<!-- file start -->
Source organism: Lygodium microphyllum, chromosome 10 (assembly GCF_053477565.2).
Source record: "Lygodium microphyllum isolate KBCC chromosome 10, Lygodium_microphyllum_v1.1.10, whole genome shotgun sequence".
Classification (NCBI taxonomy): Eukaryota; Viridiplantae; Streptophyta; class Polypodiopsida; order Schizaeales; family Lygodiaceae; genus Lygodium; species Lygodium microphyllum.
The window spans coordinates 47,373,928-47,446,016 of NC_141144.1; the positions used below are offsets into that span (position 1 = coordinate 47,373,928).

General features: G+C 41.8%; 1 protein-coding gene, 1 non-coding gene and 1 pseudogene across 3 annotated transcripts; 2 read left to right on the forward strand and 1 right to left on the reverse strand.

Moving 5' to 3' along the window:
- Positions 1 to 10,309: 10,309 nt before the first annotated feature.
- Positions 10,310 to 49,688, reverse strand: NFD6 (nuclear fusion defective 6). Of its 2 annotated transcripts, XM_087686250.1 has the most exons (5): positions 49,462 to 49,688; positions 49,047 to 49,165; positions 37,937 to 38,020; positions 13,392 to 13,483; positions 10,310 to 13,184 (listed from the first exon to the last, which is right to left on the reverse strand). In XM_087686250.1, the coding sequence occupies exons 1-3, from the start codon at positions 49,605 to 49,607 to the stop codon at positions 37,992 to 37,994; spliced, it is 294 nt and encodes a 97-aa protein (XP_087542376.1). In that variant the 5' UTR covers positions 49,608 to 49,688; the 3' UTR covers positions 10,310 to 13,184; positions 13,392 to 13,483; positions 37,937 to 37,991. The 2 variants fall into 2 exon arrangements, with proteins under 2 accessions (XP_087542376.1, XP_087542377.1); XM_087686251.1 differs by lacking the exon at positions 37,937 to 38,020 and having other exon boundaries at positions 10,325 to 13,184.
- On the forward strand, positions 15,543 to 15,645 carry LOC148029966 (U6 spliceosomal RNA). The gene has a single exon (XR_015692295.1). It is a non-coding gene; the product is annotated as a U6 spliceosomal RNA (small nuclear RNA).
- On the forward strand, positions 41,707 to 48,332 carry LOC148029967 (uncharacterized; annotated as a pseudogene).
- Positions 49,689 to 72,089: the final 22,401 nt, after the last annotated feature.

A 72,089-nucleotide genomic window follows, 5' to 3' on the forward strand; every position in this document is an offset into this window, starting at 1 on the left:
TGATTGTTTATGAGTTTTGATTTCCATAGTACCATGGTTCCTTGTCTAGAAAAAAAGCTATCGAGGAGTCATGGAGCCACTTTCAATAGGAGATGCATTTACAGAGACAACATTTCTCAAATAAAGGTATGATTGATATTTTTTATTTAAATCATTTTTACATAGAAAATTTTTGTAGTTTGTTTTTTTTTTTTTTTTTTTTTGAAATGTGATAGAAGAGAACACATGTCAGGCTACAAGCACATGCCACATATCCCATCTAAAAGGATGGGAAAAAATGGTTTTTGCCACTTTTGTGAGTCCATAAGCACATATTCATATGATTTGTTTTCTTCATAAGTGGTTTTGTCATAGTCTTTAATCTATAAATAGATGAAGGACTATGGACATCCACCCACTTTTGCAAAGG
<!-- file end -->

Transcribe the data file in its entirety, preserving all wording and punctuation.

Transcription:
Source organism: Lygodium microphyllum, chromosome 10 (assembly GCF_053477565.2).
Source record: "Lygodium microphyllum isolate KBCC chromosome 10, Lygodium_microphyllum_v1.1.10, whole genome shotgun sequence".
Classification (NCBI taxonomy): Eukaryota; Viridiplantae; Streptophyta; class Polypodiopsida; order Schizaeales; family Lygodiaceae; genus Lygodium; species Lygodium microphyllum.
The window spans coordinates 47,373,928-47,446,016 of NC_141144.1; the positions used below are offsets into that span (position 1 = coordinate 47,373,928).

General features: G+C 41.8%; 1 protein-coding gene, 1 non-coding gene and 1 pseudogene across 3 annotated transcripts; 2 read left to right on the forward strand and 1 right to left on the reverse strand.

Moving 5' to 3' along the window:
- Positions 1 to 10,309: 10,309 nt before the first annotated feature.
- Positions 10,310 to 49,688, reverse strand: NFD6 (nuclear fusion defective 6). Of its 2 annotated transcripts, XM_087686250.1 has the most exons (5): positions 49,462 to 49,688; positions 49,047 to 49,165; positions 37,937 to 38,020; positions 13,392 to 13,483; positions 10,310 to 13,184 (listed from the first exon to the last, which is right to left on the reverse strand). In XM_087686250.1, the coding sequence occupies exons 1-3, from the start codon at positions 49,605 to 49,607 to the stop codon at positions 37,992 to 37,994; spliced, it is 294 nt and encodes a 97-aa protein (XP_087542376.1). In that variant the 5' UTR covers positions 49,608 to 49,688; the 3' UTR covers positions 10,310 to 13,184; positions 13,392 to 13,483; positions 37,937 to 37,991. The 2 variants fall into 2 exon arrangements, with proteins under 2 accessions (XP_087542376.1, XP_087542377.1); XM_087686251.1 differs by lacking the exon at positions 37,937 to 38,020 and having other exon boundaries at positions 10,325 to 13,184.
- On the forward strand, positions 15,543 to 15,645 carry LOC148029966 (U6 spliceosomal RNA). The gene has a single exon (XR_015692295.1). It is a non-coding gene; the product is annotated as a U6 spliceosomal RNA (small nuclear RNA).
- On the forward strand, positions 41,707 to 48,332 carry LOC148029967 (uncharacterized; annotated as a pseudogene).
- Positions 49,689 to 72,089: the final 22,401 nt, after the last annotated feature.

A 72,089-nucleotide genomic window follows, 5' to 3' on the forward strand; every position in this document is an offset into this window, starting at 1 on the left:
TGATTGTTTATGAGTTTTGATTTCCATAGTACCATGGTTCCTTGTCTAGAAAAAAAGCTATCGAGGAGTCATGGAGCCACTTTCAATAGGAGATGCATTTACAGAGACAACATTTCTCAAATAAAGGTATGATTGATATTTTTTATTTAAATCATTTTTACATAGAAAATTTTTGTAGTTTGTTTTTTTTTTTTTTTTTTTTTGAAATGTGATAGAAGAGAACACATGTCAGGCTACAAGCACATGCCACATATCCCATCTAAAAGGATGGGAAAAAATGGTTTTTGCCACTTTTGTGAGTCCATAAGCACATATTCATATGATTTGTTTTCTTCATAAGTGGTTTTGTCATAGTCTTTAATCTATAAATAGATGAAGGACTATGGACATCCACCCACTTTTGCAAAGG